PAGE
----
Two top geographic journals have posted links to their articles dealing with South Africa—before and after Apartheid—in remembrance of the death of the freedom fighter and first black South African president Nelson Mandela, both including articles by our own Mary Lawhon.
Society and Space: Environment and Planning D headlines Post-apartheid geographies – a virtual theme issue and writes:
The global outpouring of grief for this ‘giant of history’, as Barack Obama has called [Nelson Mandela], is simply extraordinary. Amidst the sadness, of course, there has been a deluge of commentary on Mandela’s legacy. Along with commemoration, there has been much critical reflection on the contradictions, exclusions, and disappointments of the post-apartheid era that he, among many others, shepherded into being and indelibly impacted.
As Slavoj Zizek asserts in a commentary for the Mail and Guardian, “if we want to remain faithful to Mandela’s legacy, we should…forget about celebratory crocodile tears and focus on the unfulfilled promises his leadership gave rise to.” The boos that met current South African President Jacob Zuma when he took the stage at Mandela’s memorial exemplify this statement’s potency.
Articles being placed into this virtual special issue includes articles from 1989 and early 1990s by Susan Parnell, Jennifer Robinson, Jonathan Crush, Sophie Oldfied up to 2013 by our own Mary Lawhon.
Antipode is the other journal that has gathered articles in their Spotlight on South Africa. They also have included a 2013 article by Mary Lawhon, and then features articles from 1991 and onwards by Andries Bezuidenhout and Khayaat Fak
ier, Anne-Marie Debbané, Gillian Hart to Nigel C. Gibson’s article on What Happened to the “Promised Land”? A Fanonian Perspective on Post-Apartheid South Africa by Nigel C. Gibson (2012, 44:51–73).
Adding to their list from Situated Ecologies and SUPE projects
To their list we can add some articles from our own projects in South Africa dealing with how various groups relate and rework the urban environment in the post apartheid city of Cape Town.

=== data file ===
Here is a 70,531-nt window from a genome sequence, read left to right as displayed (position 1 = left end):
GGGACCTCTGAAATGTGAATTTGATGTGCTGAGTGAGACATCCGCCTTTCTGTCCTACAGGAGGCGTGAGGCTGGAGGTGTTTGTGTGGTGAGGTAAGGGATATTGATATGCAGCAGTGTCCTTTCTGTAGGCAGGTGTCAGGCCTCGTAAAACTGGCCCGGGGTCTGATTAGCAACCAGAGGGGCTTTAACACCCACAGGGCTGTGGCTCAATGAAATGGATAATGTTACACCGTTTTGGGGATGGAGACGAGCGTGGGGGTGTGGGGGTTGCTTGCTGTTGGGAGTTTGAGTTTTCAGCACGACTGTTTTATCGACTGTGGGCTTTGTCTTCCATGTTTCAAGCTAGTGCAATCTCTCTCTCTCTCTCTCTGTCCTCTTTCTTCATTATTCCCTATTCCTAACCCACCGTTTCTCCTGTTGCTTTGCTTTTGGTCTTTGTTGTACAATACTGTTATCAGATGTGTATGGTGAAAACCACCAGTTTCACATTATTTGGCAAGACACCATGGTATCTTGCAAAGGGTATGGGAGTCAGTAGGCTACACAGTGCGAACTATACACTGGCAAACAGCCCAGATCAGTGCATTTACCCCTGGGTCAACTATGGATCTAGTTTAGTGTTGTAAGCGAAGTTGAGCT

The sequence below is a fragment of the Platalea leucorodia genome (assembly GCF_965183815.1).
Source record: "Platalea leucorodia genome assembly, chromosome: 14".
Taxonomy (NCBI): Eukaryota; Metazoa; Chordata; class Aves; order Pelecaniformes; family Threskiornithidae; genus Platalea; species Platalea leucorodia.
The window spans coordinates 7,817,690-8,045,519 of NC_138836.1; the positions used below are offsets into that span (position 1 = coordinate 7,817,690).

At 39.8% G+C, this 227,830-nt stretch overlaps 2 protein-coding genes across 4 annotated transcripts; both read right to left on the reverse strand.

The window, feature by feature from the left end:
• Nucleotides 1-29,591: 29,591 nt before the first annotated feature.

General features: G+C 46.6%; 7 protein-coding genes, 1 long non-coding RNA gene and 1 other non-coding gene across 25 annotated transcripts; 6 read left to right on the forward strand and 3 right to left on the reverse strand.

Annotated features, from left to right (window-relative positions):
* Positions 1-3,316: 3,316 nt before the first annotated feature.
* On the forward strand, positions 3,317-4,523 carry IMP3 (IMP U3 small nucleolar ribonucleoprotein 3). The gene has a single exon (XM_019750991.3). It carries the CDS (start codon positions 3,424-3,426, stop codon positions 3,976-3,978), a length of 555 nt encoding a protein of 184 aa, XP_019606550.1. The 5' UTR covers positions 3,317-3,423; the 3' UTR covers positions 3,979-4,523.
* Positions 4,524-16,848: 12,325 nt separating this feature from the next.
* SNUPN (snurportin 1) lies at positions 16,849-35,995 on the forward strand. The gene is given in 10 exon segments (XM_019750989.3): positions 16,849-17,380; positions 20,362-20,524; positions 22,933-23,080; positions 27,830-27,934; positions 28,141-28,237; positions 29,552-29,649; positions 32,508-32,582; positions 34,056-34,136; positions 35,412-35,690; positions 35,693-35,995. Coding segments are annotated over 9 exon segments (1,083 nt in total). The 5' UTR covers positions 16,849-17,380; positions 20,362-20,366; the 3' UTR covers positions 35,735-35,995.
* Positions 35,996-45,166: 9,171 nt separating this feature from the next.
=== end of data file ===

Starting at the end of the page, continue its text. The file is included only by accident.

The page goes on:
Battersby, J. (2012) Urban food security and the urban food policy gap, Strategies to Overcome Poverty and Inequality: Towards Carnegie 3 Conference, Cape Town 3-7 September 2012
Graham, M., & Ernstson, H. (2012). Comanagement at the Fringes: Examining Stakeholder Perspectives at Macassar Dunes, Cape Town, South Africa—at the Intersection of High Biodiversity, Urban Poverty, and Inequality. Ecology and Society, 17(3).
Ernstson, H. (2013). Re-translating nature in post-apartheid Cape Town: the alliance of people and plants at Bottom Road. (R. Heeks, Ed.)Actor-Network Theory for Development: Working Paper Series, (June), 1–35. Retrieved from http://www.cdi.manchester.ac.uk/resources/ant4d/documents/ANT4DWorkingPaper4Ernstson.pdf
Ernstson, H., & Sörlin, S. (2013). Ecosystem services as technology of globalization: On articulating values in urban nature. Ecological Economics, 86, 274–284. doi:10.1016/j.ecolecon.2012.09.012
Battersby, J and Marshak, M. (2013) Growing Communities: Integrating the Social and Economic Benefits of Urban Agriculture in Cape Town, Urban Forum 24 (4) 447-461
And more is coming on South Africa from Marnie Graham, Jonathan D. Silver, and from those others mentioned, Mary Lawhon, Jane Battersby and me, Henrik Ernstson.
For those interested, I posted on my own blog In Rhizomia clips and commentaries from different news sources about Nelson Mandela. In particular Al Jazeera‘s coverage was good, reflecting the wider complexity of Mandela and the wider movement of which he was part, that he shaped and that shaped him. Also Mail and Guardian had good coverage, for instance in having digitized all their articles on Mandela since 1980, amongst others one by Susan Sonntag from 1986. A well-balanced short report is from South African critique Richard Pithouse who teaches politics at Rhodes University and who writes for the always useful SACSIS – South African Civil Society Information Service.
I also captured some of the debates on Sweden’s role during the antiapartheid struggle (scroll down i the post). Maybe few know that the Swedish state gave in total some 2.5 billion SEK to ANC, according to Pär Wästberg, a long-term antiapartheid activists, writer and journalist. Sweden was then governed in large periods by the Social Democrats under in particular Olof Palme and later by Ingvar Carlsson and together with all parties except the conservative party was in favor of trade boycott and to actively support the liberation struggle, alongside all other European and international activists.